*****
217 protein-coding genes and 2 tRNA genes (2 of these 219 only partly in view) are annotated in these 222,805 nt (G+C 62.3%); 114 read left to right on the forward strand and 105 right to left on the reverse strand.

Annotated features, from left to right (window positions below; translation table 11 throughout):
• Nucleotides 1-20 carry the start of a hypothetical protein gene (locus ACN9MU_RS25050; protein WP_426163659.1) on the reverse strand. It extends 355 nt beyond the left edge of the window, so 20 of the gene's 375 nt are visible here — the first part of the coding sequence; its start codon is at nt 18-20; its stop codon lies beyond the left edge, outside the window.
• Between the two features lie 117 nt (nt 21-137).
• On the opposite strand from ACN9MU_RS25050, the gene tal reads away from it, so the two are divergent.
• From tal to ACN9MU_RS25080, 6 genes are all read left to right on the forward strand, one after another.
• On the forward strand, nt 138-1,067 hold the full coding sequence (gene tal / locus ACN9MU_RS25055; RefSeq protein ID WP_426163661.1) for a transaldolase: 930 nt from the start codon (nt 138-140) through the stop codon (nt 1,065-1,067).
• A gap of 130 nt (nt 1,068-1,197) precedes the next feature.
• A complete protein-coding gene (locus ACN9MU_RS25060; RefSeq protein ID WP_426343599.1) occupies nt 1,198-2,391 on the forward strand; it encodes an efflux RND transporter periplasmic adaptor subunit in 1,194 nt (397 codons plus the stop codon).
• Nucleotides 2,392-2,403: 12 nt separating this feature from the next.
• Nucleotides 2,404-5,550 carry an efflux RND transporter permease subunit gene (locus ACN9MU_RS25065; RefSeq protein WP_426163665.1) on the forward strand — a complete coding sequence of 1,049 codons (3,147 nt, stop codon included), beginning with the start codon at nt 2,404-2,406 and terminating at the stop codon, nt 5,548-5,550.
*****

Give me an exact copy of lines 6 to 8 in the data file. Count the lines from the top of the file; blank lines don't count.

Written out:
• From tal to ACN9MU_RS25080, 6 genes are all read left to right on the forward strand, one after another.
• On the forward strand, nt 138-1,067 hold the full coding sequence (gene tal / locus ACN9MU_RS25055; RefSeq protein ID WP_426163661.1) for a transaldolase: 930 nt from the start codon (nt 138-140) through the stop codon (nt 1,065-1,067).
• A gap of 130 nt (nt 1,068-1,197) precedes the next feature.